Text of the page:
Stink bugs shouldn’t pose problem until late summer

April 1, 2011 under CANR News, Cooperative Extension

Last fall, Stephanie Sturmfels battled stink bugs at her Pike Creek home and yard. “Stink bugs were on my deck, they were on my front porch, some were even in my house,” recalls the mother of two small children. “My four-year-old daughter, Madison, would go around and collect stink bugs in pieces of tissue.”

Now that spring has arrived, Sturmfels is worried that stink bugs may return in full force. So far, she has seen a few stink bugs but nothing like the invasion last September and October.

Brian Kunkel, a UD Cooperative Extension entomologist, has some good news for Sturmfels and anyone who despises the brown marmorated stink bug. “The adult stink bugs that were driving people crazy last fall will be giving birth this June and dying off soon afterwards. From now until then, they will be too busy feeding on plants in the landscape to spend much time around houses.”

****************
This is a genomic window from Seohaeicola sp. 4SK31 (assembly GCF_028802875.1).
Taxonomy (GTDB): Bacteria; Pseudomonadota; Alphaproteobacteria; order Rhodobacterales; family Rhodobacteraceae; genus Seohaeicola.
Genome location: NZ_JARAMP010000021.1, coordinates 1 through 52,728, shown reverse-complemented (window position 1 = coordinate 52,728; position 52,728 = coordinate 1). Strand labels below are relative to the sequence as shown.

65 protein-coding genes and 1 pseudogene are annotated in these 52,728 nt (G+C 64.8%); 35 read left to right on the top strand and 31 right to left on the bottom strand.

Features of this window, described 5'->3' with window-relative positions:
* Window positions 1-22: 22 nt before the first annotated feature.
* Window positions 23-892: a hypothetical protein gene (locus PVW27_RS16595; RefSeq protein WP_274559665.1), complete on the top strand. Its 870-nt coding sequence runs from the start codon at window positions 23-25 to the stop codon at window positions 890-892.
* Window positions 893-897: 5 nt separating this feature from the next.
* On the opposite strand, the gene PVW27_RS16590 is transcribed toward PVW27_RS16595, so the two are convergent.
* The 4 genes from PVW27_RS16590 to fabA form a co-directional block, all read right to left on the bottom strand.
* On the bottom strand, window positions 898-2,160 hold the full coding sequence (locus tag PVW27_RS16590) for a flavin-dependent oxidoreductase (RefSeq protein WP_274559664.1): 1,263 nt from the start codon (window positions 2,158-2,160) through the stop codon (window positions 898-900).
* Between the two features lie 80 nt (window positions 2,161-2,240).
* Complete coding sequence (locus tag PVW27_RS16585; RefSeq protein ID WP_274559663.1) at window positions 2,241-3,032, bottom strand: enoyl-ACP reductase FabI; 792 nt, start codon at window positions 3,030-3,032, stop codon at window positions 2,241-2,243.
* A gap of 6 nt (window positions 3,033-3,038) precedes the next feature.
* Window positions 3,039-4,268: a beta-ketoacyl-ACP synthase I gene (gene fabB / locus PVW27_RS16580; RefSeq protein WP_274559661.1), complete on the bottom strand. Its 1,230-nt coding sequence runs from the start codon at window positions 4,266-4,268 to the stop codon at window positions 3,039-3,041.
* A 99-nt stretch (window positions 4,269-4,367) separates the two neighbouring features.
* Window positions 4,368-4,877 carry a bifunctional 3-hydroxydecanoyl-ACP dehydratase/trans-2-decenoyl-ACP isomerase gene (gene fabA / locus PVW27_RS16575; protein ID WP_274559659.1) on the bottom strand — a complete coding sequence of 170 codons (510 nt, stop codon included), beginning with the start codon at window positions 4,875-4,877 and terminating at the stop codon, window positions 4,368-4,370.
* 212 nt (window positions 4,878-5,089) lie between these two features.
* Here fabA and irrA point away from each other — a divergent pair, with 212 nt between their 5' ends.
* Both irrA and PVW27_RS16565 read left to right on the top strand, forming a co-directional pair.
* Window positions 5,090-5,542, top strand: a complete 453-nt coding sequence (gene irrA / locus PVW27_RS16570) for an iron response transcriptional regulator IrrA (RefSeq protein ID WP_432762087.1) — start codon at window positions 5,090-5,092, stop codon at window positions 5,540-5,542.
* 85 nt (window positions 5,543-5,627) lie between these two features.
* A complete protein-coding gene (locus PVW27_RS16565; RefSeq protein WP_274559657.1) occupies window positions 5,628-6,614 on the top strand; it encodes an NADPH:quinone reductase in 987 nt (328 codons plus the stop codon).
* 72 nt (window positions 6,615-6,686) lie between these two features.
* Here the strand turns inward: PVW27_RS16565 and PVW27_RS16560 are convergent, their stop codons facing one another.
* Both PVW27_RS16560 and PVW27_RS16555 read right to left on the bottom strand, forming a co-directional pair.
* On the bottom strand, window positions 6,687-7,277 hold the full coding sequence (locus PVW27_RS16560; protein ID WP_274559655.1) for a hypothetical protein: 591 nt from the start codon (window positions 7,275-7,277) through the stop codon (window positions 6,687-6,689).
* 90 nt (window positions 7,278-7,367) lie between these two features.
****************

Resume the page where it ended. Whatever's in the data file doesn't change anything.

“Their offspring — the nymphs — will spend most of the warm-weather months outside as they mature. They don’t feed in houses so you shouldn’t expect to see many on decks and patios or inside houses this summer,” adds Kunkel.

Best yet, nymph stink bugs can’t fly — they have wingbuds but not mature wings — so they can’t land in your hair, on your shoulders, or in a bowl of potato salad, the way those annoying adults were doing last autumn.

So rest easy and host a Memorial Day or Fourth of July cook-out, says Kunkel. You shouldn’t worry about scads of brown marmorated stink bugs crashing the party. However, when Labor Day rolls around, your guest list could unexpectedly rise.